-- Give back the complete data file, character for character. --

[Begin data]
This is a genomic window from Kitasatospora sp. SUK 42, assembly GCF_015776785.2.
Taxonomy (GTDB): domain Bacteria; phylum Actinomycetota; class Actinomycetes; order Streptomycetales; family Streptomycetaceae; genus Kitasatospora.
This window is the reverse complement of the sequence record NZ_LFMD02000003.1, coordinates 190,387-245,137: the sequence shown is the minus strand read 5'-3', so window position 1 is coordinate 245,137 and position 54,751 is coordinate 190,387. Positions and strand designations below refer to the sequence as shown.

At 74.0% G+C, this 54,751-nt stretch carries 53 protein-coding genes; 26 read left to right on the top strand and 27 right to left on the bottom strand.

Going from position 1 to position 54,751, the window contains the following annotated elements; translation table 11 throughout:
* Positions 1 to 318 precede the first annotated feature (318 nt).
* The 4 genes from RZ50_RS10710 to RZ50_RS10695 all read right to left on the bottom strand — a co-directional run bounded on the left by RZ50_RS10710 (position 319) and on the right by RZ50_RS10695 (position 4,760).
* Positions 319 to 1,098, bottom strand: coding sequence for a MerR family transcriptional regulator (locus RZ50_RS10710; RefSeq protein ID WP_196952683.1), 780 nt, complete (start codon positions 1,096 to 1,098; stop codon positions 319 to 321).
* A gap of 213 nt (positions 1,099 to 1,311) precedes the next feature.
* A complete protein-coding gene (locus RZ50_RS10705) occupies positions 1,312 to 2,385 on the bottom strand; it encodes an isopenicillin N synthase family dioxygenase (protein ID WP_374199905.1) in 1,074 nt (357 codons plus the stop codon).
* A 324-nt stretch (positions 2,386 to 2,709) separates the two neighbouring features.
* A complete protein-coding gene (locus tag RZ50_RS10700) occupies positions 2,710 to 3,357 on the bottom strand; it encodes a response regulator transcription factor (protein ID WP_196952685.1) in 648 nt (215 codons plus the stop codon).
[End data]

This is a genomic window from Kitasatospora sp. SUK 42, assembly GCF_015776785.2.
Taxonomy (GTDB): domain Bacteria; phylum Actinomycetota; class Actinomycetes; order Streptomycetales; family Streptomycetaceae; genus Kitasatospora.
This window is the reverse complement of the sequence record NZ_LFMD02000003.1, coordinates 190,387-245,137: the sequence shown is the minus strand read 5'-3', so window position 1 is coordinate 245,137 and position 54,751 is coordinate 190,387. Positions and strand designations below refer to the sequence as shown.

At 74.0% G+C, this 54,751-nt stretch carries 53 protein-coding genes; 26 read left to right on the top strand and 27 right to left on the bottom strand.

Going from position 1 to position 54,751, the window contains the following annotated elements; translation table 11 throughout:
* Positions 1 to 318 precede the first annotated feature (318 nt).
* The 4 genes from RZ50_RS10710 to RZ50_RS10695 all read right to left on the bottom strand — a co-directional run bounded on the left by RZ50_RS10710 (position 319) and on the right by RZ50_RS10695 (position 4,760).
* Positions 319 to 1,098, bottom strand: coding sequence for a MerR family transcriptional regulator (locus RZ50_RS10710; RefSeq protein ID WP_196952683.1), 780 nt, complete (start codon positions 1,096 to 1,098; stop codon positions 319 to 321).
* A gap of 213 nt (positions 1,099 to 1,311) precedes the next feature.
* A complete protein-coding gene (locus RZ50_RS10705) occupies positions 1,312 to 2,385 on the bottom strand; it encodes an isopenicillin N synthase family dioxygenase (protein ID WP_374199905.1) in 1,074 nt (357 codons plus the stop codon).
* A 324-nt stretch (positions 2,386 to 2,709) separates the two neighbouring features.
* A complete protein-coding gene (locus tag RZ50_RS10700) occupies positions 2,710 to 3,357 on the bottom strand; it encodes a response regulator transcription factor (protein ID WP_196952685.1) in 648 nt (215 codons plus the stop codon).